In practice, some employees may delete personal information stored in computers, mobile phones and other devices provided by their employers when leaving their posts. Such deletions are understandable, because they are aimed to protect their personal information. However, some employees may delete the data or work email stored in the server, public disk, etc. without authorization due to anger or other reasons. Such behavior will undoubtedly bring different degrees of adverse effects and obstacles to the employer. If the data involves trade secrets, or any evidence which are useful in other lawsuits in the future, such deletion will bring huge direct losses and potential risk of losing the lawsuits to the employer.
In order to prevent such risks, it is recommended to have a comprehensive understanding about the liabilities related to such behaviors. For different circumstances, the liabilities may include civil liability, criminal liability and administrative liability.
First, in terms of civil liability, employees who delete data should bear tort liability. Article 16 of the “Interim Provisions on Wage Payment” stipulates that, where losses are suffered by an employer due to reasons related to an employee, the employer may require him to compensate for economic losses in accordance with the terms of the labor contract. Therefore, if an employee deleted company’s data, by which the employer suffered losses, the company is entitled to claim compensation. These losses include the costs incurred by the company in restoring the data (e.g., the court ordered the employee to compensate for the costs of restoring the data in the case (2017) Hu 02 Min Zhong No.10169), and other losses caused to the company (e.g., in the case (2021) Yue 0115 Min Chu No. 17763, the court ordered the employee to compensate 37 days wage because he deleted the data which is the work results for 37 days).
Second, from the perspective of criminal liability, the top three common crimes that may be involved in such unauthorized deletion are the crime of destroying computer information systems, the crime of destroying production and operation, and the crime of infringing trade secrets.
If the deletion destroys the function, data or application program of the computer information system, and the consequence has reached the legal threshold, the employee may constitute the crime of destroying the computer information system. In 2020, there is a popular saying in the programmer world, which is “Delete the data library and resign, let the employer cry”. However, such saying’s consequence is not as interesting as it demonstrates. For example, in the case (2020) Hu 0113 Xing Chu No. 889, the employee deleted the company’s system data and was eventually sentenced to 6 years for the crime of destroying the computer information system.
If the deletion is suspected of damaging the production and operation of the company, the employee may constitute the crime of damaging the production and operation. For example, in the case (2021) Hu 02 Xing Zhong No. 595, Xu served as the financial director, deleted the company’s accounting books, financial accounting reports and other information before leaving the company, and refused to hand over the password, which caused the financial system to fail to work, resulting in a loss of more than CNY20,000 to the company, and finally was sentenced to 1 year for the crime of destroying production and operation.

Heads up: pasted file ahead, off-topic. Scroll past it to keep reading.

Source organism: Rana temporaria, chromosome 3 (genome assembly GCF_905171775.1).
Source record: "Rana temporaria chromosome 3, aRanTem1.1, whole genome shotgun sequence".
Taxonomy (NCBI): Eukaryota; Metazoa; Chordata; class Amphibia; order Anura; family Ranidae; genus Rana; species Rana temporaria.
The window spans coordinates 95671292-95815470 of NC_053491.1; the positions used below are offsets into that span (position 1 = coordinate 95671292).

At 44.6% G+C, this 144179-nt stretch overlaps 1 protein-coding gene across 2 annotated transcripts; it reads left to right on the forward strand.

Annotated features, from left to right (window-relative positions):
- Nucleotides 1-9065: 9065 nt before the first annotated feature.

In judicial practice, an employee may commit both the above 2 crimes regarding the same behavior. For example, the deletion of data has not only destroyed the computer system but also destroyed the production and operation, then how to claim for the right crime? Despite the specific behaviors of sabotage, the significant difference between the two crimes is the threshold of the amount of losses. The threshold of the former is CNY 10,000, and the latter is CNY5,000(* The threshold may be slightly different in different cities and provinces). Therefore, many companies choose the crime of damaging the production and operation as an alternative choice.
If an employee copies or discloses the data to a third party while deleting it, and the data is a trade secret, he may constitute a crime of infringing trade secrets.
Third, from the perspective of administrative liability, Article 23 of the “Law on Administrative Penalties for Public Security” stipulates that a warning or fine may be imposed on those who disrupt the production and operation of companies, and cause the work to be unable to proceed normally, without causing serious losses; Article 29 stipulates that anyone who, in violation of national regulations, deletes data and applications stored, processed and transmitted in the computer information system may be detained.
To sum up, companies should analyze the possible accountability path and take corresponding measures according to the content and impact of the deleted data.